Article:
Pretty indeed. Essentially identical to the lisp code.
  • Re:You forget... (Score:3, Informative)

    by jcr ( 53032 ) <> on Tuesday October 05, 2004 @03:53AM (#10437346) Journal
    That's absurd. See the iMac G5, which can be basically fully dismantled by the user, without voiding the warranty.

  • by Strider- ( 39683 ) on Tuesday October 05, 2004 @04:14AM (#10437396)
    Actually, the HWR in OS X *IS* the very same Rosetta HWR engine that was in the MP 2100 (The printed/mixed engine). It even has the same easter eggs as the Newton does. Just write "Rosetta! Rosetta! Rosetta!" and it will recognize it as "Rosetta! Rosetta! Hey that's me!"

    Unlike the cursive recognizer, which was developed in Russia, the Rosetta engine was written and developed in-house by Apple. If you do a search, I think that you can still find the ACM papers written by the guys who developed the engine. It's an interesting mix of Neural Nets, traditional HWR, and dictionary based guessing of the words.
  • Newton history (Score:3, Informative)

    by metamatic ( 202216 ) on Tuesday October 05, 2004 @08:34AM (#10438210) Homepage Journal
    Before Jobs came back to Apple, Newton was spun off into its own company, Newton Inc. It wasn't losing Apple any money; it was going to stand or fall on its own merits, and was apparently making a small profit. So there was no financial need to first re-absorb the spin-off company and then kill it.

    If you look on eBay, you can find Newton-branded Newtons as well as pure Apple-branded ones.
  • Re:Nesting emulators (Score:3, Informative)

    by OwnedByTwoCats ( 124103 ) on Tuesday October 05, 2004 @10:02AM (#10438803)
    Seriously, I've had a 60 MHz Power PC emulating a Moto 68000 emulating a 65c02. At about real speed (1 MHz).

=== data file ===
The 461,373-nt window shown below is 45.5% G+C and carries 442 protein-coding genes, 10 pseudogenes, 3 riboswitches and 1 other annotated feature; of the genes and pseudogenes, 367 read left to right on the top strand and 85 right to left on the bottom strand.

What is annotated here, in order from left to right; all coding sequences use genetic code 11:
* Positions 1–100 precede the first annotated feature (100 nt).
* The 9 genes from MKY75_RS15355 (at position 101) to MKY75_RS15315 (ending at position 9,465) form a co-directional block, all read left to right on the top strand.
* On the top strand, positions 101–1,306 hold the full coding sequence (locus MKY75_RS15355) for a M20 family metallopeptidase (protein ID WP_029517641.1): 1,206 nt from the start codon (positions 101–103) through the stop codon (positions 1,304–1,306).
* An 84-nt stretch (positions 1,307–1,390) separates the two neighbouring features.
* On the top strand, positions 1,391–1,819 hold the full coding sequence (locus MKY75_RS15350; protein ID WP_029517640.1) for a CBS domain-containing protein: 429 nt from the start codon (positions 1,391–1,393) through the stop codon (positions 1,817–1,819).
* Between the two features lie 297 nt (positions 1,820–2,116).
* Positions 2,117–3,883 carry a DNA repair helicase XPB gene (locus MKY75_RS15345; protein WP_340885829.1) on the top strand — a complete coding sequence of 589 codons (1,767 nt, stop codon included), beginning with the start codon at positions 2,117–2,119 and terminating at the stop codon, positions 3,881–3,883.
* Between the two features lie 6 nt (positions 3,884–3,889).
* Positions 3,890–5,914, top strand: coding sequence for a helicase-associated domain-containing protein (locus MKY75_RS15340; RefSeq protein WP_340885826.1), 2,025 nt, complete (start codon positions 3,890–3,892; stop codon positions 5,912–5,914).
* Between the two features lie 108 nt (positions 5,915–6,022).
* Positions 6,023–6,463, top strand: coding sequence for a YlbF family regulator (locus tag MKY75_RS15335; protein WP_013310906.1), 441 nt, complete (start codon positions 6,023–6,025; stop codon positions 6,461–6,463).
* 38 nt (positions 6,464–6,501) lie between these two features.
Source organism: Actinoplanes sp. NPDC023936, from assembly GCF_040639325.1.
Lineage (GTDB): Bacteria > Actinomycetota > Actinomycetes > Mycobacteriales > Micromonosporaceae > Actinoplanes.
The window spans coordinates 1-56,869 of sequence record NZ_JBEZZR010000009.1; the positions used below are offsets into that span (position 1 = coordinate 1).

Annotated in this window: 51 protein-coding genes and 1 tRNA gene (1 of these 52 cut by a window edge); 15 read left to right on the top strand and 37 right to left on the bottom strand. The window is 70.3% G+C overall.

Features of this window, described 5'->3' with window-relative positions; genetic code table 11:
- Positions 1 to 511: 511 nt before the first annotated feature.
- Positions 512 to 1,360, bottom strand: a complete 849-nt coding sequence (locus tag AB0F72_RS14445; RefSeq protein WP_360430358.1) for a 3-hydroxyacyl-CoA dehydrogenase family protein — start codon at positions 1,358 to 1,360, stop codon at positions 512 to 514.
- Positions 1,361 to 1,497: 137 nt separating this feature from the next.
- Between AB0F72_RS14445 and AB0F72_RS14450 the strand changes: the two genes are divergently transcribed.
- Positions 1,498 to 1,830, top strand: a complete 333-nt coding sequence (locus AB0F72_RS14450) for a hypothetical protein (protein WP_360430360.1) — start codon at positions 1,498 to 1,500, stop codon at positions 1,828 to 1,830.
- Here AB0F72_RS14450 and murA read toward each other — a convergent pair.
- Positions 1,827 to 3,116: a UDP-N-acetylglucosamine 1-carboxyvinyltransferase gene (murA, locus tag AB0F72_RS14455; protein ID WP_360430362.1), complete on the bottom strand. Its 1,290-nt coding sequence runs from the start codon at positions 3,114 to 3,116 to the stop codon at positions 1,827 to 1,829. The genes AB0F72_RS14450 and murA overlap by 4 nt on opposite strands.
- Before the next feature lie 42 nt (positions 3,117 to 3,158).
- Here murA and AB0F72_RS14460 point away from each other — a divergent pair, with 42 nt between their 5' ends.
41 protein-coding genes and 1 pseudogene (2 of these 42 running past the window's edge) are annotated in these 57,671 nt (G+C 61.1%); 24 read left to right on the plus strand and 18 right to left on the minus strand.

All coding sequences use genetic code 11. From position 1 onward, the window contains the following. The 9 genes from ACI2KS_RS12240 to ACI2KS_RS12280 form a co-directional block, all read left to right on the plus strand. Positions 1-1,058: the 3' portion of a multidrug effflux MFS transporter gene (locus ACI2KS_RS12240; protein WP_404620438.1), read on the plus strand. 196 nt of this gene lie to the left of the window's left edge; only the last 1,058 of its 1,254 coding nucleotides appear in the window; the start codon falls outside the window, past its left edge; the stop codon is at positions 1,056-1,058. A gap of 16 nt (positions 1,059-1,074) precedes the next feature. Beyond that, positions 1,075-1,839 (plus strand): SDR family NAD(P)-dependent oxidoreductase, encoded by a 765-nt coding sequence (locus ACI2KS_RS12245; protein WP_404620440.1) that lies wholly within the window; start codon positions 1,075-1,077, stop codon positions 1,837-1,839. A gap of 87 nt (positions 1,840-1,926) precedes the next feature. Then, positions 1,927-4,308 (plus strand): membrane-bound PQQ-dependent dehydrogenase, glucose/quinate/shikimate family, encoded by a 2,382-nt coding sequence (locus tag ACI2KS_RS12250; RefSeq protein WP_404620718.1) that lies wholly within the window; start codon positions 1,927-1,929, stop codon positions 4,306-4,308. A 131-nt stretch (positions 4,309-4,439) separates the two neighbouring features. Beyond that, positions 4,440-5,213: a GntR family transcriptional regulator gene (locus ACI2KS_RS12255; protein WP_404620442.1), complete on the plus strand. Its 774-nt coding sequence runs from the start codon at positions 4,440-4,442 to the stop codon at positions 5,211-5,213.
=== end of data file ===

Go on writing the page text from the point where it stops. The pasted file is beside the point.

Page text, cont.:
• Re:Still viable (Score:2, Informative)

    by gearry ( 28838 ) on Tuesday October 05, 2004 @10:29AM (#10439121) Homepage
    You're second wish is at least partially met by DateBk []. It has the added advantage of a linux desktop app that uses the DateBk extensions, J-Pilot []
  • by David Rolfe ( 38 ) on Tuesday October 05, 2004 @11:54AM (#10440215) Homepage Journal
    That's great information. However, in practice I find the recognition more accurate on my Newton than using Ink with a tablet. Maybe if the visual feedback were one to one like with a Cintiq or something ... you know ... maybe it's just me. :)

    Another obvious link between the Newton and Ink are the gestures, all pretty much the same.

    I'm using 10.3 right now, so Tablet out --
    here let Me test the Easteregg:
    RoseHa! RoGeHa! RoseHa!
    Let me try again more carefully
    Rosetta! Rosetta! Rosetta!
    Ok. I'm going to try one last time.
    Rosetta! Rosetta! Rosetta!

    Huh. I couldn't get it to do it in the Inkpad window (with the nice lines and 'script' font).

    Oh well -- maybe you can show me some proof of that with an URL. Cheers.

MESSAGE ACKNOWLEDGED -- The Pershing II missiles have been launched.